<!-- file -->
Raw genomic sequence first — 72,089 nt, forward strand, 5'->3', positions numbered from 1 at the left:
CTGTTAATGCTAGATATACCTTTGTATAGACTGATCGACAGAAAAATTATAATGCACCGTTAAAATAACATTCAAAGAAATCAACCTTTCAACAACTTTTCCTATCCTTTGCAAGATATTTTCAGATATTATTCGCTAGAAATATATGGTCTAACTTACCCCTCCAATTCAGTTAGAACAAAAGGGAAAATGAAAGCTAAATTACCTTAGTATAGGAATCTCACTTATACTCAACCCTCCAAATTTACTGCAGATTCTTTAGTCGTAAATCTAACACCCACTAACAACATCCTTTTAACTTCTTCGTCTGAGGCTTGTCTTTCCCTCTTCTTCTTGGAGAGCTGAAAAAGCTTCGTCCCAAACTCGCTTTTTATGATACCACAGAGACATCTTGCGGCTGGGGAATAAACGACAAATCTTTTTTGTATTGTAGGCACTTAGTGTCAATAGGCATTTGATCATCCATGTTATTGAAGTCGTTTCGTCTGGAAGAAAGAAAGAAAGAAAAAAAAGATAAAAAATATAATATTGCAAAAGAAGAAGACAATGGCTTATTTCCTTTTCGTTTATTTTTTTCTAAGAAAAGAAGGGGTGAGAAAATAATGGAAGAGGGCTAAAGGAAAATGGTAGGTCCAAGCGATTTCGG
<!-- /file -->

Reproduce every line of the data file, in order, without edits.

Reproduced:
Raw genomic sequence first — 72,089 nt, forward strand, 5'->3', positions numbered from 1 at the left:
CTGTTAATGCTAGATATACCTTTGTATAGACTGATCGACAGAAAAATTATAATGCACCGTTAAAATAACATTCAAAGAAATCAACCTTTCAACAACTTTTCCTATCCTTTGCAAGATATTTTCAGATATTATTCGCTAGAAATATATGGTCTAACTTACCCCTCCAATTCAGTTAGAACAAAAGGGAAAATGAAAGCTAAATTACCTTAGTATAGGAATCTCACTTATACTCAACCCTCCAAATTTACTGCAGATTCTTTAGTCGTAAATCTAACACCCACTAACAACATCCTTTTAACTTCTTCGTCTGAGGCTTGTCTTTCCCTCTTCTTCTTGGAGAGCTGAAAAAGCTTCGTCCCAAACTCGCTTTTTATGATACCACAGAGACATCTTGCGGCTGGGGAATAAACGACAAATCTTTTTTGTATTGTAGGCACTTAGTGTCAATAGGCATTTGATCATCCATGTTATTGAAGTCGTTTCGTCTGGAAGAAAGAAAGAAAGAAAAAAAAGATAAAAAATATAATATTGCAAAAGAAGAAGACAATGGCTTATTTCCTTTTCGTTTATTTTTTTCTAAGAAAAGAAGGGGTGAGAAAATAATGGAAGAGGGCTAAAGGAAAATGGTAGGTCCAAGCGATTTCGG